SHAW: Yes, I understand that. Yesterday the Fair Work Commission spoke about increasing the minimum wage and that is a good thing Joel Fitzgibbon. It’s done without government intervention. I’m also encouraged by your leader Anthony Albanese saying, ‘I don’t want the conflict in the parliament, I want spirited debate on policy’. Now this is the important message that Bob Hawke brought to us. He brought business together, he brought the Australian Council of Trade Unions together and he also bought government together. Do you believe that Anthony Albanese leading the Australian Labor Party can work with the Morrison Government and develop policies that will be jointly supported by government and the Australian Labor Party? Because I tell you what - the Australian voter is sick to death by the intervention of these minor parties that includes the Greens political party and those on the far right. Do you believe that leader Albanese can deliver a better outcome for policy working together with the Morrison Government?
FITZGIBBON: Yes I do. You first mentioned business and Albo certainly has the runs on the board there. He has spent a lot of time engaging with the business community over many years and has demonstrated a capacity to work with them. On the government front - absolutely. You will recall during the hung parliament, the 43rd Parliament he was the Leader of the House and he demonstrated a magnificent capacity to reach across the aisle and to work with the opposition then and the minor parties at the time. He is a traditional person who has enormous respect for the institution which is the parliament and its conventions and its processes and I do know that he absolutely means what he said there and I think you are absolutely right. The punters are sick of us cat calling across the aisle. They want us to work together for the common good and I’m sure that’s what he is determined to do and it’s interesting Tim that he wants to be known as Labor Leader and not Opposition Leader because often Opposition Leader suggests that we are there to oppose. We are not there to just oppose, we are there to do good things for the country.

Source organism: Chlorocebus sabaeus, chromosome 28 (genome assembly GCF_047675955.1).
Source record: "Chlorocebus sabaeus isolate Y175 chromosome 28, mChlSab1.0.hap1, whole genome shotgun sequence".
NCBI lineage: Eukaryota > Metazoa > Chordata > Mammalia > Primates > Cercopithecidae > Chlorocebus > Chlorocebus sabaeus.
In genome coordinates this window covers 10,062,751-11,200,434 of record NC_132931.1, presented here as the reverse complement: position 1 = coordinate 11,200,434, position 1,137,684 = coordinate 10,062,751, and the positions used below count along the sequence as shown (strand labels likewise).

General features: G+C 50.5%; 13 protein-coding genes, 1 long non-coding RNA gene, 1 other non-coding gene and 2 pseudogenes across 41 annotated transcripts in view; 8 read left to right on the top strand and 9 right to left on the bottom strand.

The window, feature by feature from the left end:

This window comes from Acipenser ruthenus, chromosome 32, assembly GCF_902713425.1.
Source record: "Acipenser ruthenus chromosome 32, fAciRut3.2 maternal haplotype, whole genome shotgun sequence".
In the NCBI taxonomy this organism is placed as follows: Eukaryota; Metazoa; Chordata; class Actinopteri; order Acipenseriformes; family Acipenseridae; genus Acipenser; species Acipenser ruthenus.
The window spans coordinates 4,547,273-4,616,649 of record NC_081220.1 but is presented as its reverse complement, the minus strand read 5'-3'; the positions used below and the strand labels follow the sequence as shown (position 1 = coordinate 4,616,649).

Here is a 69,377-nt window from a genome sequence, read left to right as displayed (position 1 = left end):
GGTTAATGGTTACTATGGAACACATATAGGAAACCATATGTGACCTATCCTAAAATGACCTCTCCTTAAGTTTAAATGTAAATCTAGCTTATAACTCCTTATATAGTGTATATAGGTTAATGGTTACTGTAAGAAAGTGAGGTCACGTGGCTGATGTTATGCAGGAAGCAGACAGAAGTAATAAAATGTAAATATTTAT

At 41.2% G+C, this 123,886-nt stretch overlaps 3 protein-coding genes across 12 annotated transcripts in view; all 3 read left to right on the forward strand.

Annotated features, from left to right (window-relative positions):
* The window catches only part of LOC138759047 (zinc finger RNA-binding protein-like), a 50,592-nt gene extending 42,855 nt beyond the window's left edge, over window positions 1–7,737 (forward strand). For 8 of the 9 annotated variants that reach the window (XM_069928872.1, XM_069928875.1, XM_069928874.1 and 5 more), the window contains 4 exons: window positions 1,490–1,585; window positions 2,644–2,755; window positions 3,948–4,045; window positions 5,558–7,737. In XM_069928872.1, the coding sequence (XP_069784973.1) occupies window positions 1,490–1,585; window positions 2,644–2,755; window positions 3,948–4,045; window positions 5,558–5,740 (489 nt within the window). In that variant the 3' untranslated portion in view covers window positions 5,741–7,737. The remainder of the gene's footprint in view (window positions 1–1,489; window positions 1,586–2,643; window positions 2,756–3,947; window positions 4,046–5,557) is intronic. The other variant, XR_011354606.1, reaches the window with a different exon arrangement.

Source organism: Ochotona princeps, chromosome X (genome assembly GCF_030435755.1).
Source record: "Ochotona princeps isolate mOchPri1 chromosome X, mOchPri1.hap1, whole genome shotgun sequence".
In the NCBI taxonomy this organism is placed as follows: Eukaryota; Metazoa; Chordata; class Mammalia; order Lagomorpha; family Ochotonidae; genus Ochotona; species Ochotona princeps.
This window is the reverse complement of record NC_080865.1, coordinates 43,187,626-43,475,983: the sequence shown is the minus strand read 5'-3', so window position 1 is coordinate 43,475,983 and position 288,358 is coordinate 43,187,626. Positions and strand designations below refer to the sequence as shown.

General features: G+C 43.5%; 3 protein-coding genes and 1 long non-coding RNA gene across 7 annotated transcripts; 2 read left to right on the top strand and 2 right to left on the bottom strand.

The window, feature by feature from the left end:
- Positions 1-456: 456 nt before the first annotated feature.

SHAW: Ed Husic is a great future leader of your party and I don’t mean that in the necessary that he will lead the Australian Labor Party in six years, Ed Husic is a great contributor. He is a member for the Right in NSW. Did you ever consider standing aside from you position as a member of the front bench to let a new voice like Ed Husic take your place?
FITZGIBBON: I will answer the question Tim, but Andrew Leigh is a magnificent contributor as well but there is only room for so many people on the front bench. Andrew Leigh wasn’t ‘dumped’ which was the word you used. He had to make room for other very, very fine contributors as well. There is a geographical consideration here. You have Katy Gallagher back which is fantastic; you have a strong team in Canberra now with Dave Smith and Alicia Payne as well. So there are so many people. Someone made the point yesterday and I think it’s true- it’s not just Labor spin that we have a far better players on the field than Scott Morrison does. We have an embarrassment of riches and Ed Husic has plenty of time on his hands. He took one for the team yesterday but there is not one person elected yesterday who is a better performer than Ed Husic and on that basis he will be back I have no doubt in fact I see him as potentially a future leader of the Labor Party.
SHAW: Senator Bridget McKenzie is the first woman to serve in the agriculture portfolio. The Department of Agriculture has had the word water removed from its title. Is that a concern to you?
FITZGIBBON: Water should never have been in agriculture. We were committed to removing it from agriculture. We need to have independent advice and guidance on each side of that equation and I welcome the fact that Morrison has now split those again. I told Bridget McKenzie, I think it was yesterday, that I am keen to work with her on a bipartisan basis, the same offer I made to Barnaby Joyce I made so many years ago and I encouraged her to drop the populism and the fundamentalism and to recognise the real challenges the sector faces and to work with me in tackling those challenges and making agriculture profitable on a sustainable basis.
SHAW: I hope you remain as the Shadow Agriculture Minister and I hope your golf game improves and I look forward to talking to you again on 2CC Breakfast.
FITZGIBBON: Good on you Tim.